Skip to main content

Self-immolation spreads in Middle East

Self-immolation is becoming tragically more common in the Middle East, including Lebanon, where Syrian refugees are not the only ones setting themselves on fire in acts of desperation and despair.

BEIRUT, Lebanon — Twenty-five-year-old Mohammed Heriz lay in his hospital bed in Beirut, breathing heavily, covered head to waist in bandages. His eyes struggled to stay open after a dose of morphine for the pain of his burned body.

On Oct. 16, Heriz set himself ablaze during a protest in front of the Lebanese military court. Protesters were demanding the release of citizens detained by the Lebanese military earlier in the month.

Since August, Lebanese citizens have called for an end to the crisis that began after trash accumulated in the streets due to the closure of a landfill south of Beirut. The loosely organized “You Stink” movement took off when other protesters took advantage of the widespread call for change and accused the government of corruption, with some even calling for new elections.

Tensions between sectarian-oriented political parties and between members of the Lebanese parliament have prevented a presidential candidate from being elected, and the country has been without a president for 17 months.

Heriz’ friend and fellow protester Lita Hanna was there when it happened and told Al-Monitor at the hospital, “We saw him holding benzene and he spread it on the ground, around him on the road. We thought he wanted to burn tires, but then he set fire to himself.”

Amir Bachir, an Eritrean nurse in the burn unit, has tended to Heriz since he arrived and explained that when Heriz came in “45% of his body was burned. We ran a line through his arm and had to do a blood transfusion. We took blood samples and cultures. He has pain, but he is stable.”

Mohammed’s father, Mahmoud, arrived at the hospital with Hanna. He said that he is not currently working due to health issues and that the burden was compounded for his family when Mohammed was not able to find work. He said, “I was against this [protesting] at first, but now I will support him. The situation of the state — they are not honest.”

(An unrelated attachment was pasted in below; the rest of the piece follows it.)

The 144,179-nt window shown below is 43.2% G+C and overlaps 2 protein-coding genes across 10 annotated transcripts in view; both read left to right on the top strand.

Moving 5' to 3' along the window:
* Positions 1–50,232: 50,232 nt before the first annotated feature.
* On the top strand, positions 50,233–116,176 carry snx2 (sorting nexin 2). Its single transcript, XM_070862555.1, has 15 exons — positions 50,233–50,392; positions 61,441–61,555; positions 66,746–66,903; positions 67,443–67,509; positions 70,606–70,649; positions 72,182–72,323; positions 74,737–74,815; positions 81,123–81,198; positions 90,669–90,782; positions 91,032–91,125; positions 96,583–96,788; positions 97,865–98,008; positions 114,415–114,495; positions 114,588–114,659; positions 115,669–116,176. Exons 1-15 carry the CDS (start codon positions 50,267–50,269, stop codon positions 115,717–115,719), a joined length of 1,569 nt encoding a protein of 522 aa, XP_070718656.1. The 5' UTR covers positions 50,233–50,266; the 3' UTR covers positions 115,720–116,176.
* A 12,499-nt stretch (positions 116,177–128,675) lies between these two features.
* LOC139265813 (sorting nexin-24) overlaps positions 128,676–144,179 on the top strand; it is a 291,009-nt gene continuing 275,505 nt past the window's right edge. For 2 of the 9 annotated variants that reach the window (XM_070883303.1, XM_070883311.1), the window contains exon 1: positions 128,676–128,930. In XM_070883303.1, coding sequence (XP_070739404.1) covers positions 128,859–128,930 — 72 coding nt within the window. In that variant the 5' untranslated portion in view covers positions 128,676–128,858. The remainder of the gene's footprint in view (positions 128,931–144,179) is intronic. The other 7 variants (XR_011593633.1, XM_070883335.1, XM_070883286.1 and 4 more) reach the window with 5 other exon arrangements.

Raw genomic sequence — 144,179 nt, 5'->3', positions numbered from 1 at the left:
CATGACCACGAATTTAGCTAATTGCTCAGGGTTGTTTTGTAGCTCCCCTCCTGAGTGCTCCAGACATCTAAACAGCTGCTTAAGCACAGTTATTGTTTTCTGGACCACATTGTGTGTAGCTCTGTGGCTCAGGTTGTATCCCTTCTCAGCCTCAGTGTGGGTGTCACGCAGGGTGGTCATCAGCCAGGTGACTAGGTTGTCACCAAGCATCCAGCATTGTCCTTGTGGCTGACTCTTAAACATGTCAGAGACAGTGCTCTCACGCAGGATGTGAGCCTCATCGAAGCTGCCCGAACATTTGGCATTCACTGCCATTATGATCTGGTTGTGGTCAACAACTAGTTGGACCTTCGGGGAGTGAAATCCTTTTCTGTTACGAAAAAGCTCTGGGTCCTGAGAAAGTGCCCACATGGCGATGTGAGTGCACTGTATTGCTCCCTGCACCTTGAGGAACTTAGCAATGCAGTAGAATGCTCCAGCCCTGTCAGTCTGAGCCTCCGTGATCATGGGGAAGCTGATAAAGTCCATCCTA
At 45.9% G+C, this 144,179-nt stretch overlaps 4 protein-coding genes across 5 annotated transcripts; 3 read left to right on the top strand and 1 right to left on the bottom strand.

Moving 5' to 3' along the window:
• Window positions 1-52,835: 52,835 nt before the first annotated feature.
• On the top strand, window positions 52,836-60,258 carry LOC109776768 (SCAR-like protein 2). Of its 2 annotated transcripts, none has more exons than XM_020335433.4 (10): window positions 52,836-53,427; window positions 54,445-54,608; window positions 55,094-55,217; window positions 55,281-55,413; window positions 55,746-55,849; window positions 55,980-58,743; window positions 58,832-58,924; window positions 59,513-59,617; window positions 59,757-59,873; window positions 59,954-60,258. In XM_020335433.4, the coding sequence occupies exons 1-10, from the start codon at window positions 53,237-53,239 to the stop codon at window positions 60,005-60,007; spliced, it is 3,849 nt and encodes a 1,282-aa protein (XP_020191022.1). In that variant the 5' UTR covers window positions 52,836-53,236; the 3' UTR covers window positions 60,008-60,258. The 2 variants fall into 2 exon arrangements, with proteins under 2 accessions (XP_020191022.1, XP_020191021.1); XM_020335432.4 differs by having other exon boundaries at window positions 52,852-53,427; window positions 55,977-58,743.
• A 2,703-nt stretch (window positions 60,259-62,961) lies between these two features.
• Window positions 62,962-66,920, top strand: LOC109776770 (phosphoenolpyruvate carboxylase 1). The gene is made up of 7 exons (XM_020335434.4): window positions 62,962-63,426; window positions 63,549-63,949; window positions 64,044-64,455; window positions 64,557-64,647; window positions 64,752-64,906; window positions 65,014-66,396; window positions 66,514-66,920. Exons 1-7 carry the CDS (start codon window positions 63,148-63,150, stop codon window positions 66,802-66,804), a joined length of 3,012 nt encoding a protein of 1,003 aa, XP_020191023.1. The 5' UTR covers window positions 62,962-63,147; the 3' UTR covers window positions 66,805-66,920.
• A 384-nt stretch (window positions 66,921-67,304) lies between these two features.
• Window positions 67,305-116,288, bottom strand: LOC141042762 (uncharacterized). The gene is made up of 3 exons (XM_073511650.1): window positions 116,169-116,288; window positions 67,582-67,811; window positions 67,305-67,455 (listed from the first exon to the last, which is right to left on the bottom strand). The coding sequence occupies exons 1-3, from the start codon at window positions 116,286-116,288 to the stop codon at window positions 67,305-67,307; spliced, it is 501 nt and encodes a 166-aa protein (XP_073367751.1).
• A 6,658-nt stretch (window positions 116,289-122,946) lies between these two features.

Heriz is another case of growing desperation in the Middle East for a stable life.

Since 2010, when Tunisian street vendor Mohamed Bouazizi set himself on fire in front of the Tunisian government offices, a regional movement against economic disparity has risen to prominence. But self-immolation is a relatively new form of protest in the region.

According to Imad Salamey, an associate professor of political science at Lebanese American University, “When people reach a situation of hopelessness, they find death more rational than life.” But he explained that not everyone who immolates themselves intends to die. “The reason they do it publicly  it's not a suicidal act, it's a message to others. It's politicized to mobilize a way for change.”

In the year following Bouazizi’s death, self-immolation cases multiplied, including at least five in Morocco, men in JordanEgypt and Saudi Arabia and an elderly woman in Bahrain, all facing economic disparity, debt or unemployment.

A 2014 study by the US National Library of Medicine showed that 25-40% of all suicides in Iran were cases of self-immolation. In March 2015, an Iranian fruit vendor lit himself on fire after the government confiscated his fruit stand. In May 2015, a report emerged of a Syrian Kurd in Greece who set himself ablaze.